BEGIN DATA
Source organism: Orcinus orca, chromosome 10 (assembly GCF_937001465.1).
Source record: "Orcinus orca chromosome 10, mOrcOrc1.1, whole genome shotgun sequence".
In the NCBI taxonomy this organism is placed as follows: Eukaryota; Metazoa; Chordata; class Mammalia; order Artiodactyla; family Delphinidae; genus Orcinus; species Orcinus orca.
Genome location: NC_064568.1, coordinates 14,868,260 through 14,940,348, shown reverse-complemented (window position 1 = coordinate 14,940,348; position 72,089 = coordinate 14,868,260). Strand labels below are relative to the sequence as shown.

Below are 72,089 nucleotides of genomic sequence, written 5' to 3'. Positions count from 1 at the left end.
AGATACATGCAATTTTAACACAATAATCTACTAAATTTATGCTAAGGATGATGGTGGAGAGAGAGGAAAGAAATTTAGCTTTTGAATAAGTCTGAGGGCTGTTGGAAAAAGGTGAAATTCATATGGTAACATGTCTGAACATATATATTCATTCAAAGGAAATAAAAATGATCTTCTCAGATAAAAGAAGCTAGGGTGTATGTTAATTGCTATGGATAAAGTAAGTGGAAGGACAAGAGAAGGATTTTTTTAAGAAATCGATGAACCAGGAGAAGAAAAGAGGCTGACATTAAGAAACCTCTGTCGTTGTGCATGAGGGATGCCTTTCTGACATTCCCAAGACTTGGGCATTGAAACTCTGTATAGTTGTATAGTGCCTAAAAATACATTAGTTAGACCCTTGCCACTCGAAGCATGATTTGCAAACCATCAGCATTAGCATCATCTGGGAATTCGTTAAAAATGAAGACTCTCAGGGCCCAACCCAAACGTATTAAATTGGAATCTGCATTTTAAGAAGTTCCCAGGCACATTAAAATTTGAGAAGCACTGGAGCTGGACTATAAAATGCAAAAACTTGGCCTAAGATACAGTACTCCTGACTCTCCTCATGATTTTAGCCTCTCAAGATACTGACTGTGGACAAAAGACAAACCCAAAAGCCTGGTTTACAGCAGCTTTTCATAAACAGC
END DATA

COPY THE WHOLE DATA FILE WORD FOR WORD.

Source organism: Orcinus orca, chromosome 10 (assembly GCF_937001465.1).
Source record: "Orcinus orca chromosome 10, mOrcOrc1.1, whole genome shotgun sequence".
In the NCBI taxonomy this organism is placed as follows: Eukaryota; Metazoa; Chordata; class Mammalia; order Artiodactyla; family Delphinidae; genus Orcinus; species Orcinus orca.
Genome location: NC_064568.1, coordinates 14,868,260 through 14,940,348, shown reverse-complemented (window position 1 = coordinate 14,940,348; position 72,089 = coordinate 14,868,260). Strand labels below are relative to the sequence as shown.

Below are 72,089 nucleotides of genomic sequence, written 5' to 3'. Positions count from 1 at the left end.
AGATACATGCAATTTTAACACAATAATCTACTAAATTTATGCTAAGGATGATGGTGGAGAGAGAGGAAAGAAATTTAGCTTTTGAATAAGTCTGAGGGCTGTTGGAAAAAGGTGAAATTCATATGGTAACATGTCTGAACATATATATTCATTCAAAGGAAATAAAAATGATCTTCTCAGATAAAAGAAGCTAGGGTGTATGTTAATTGCTATGGATAAAGTAAGTGGAAGGACAAGAGAAGGATTTTTTTAAGAAATCGATGAACCAGGAGAAGAAAAGAGGCTGACATTAAGAAACCTCTGTCGTTGTGCATGAGGGATGCCTTTCTGACATTCCCAAGACTTGGGCATTGAAACTCTGTATAGTTGTATAGTGCCTAAAAATACATTAGTTAGACCCTTGCCACTCGAAGCATGATTTGCAAACCATCAGCATTAGCATCATCTGGGAATTCGTTAAAAATGAAGACTCTCAGGGCCCAACCCAAACGTATTAAATTGGAATCTGCATTTTAAGAAGTTCCCAGGCACATTAAAATTTGAGAAGCACTGGAGCTGGACTATAAAATGCAAAAACTTGGCCTAAGATACAGTACTCCTGACTCTCCTCATGATTTTAGCCTCTCAAGATACTGACTGTGGACAAAAGACAAACCCAAAAGCCTGGTTTACAGCAGCTTTTCATAAACAGC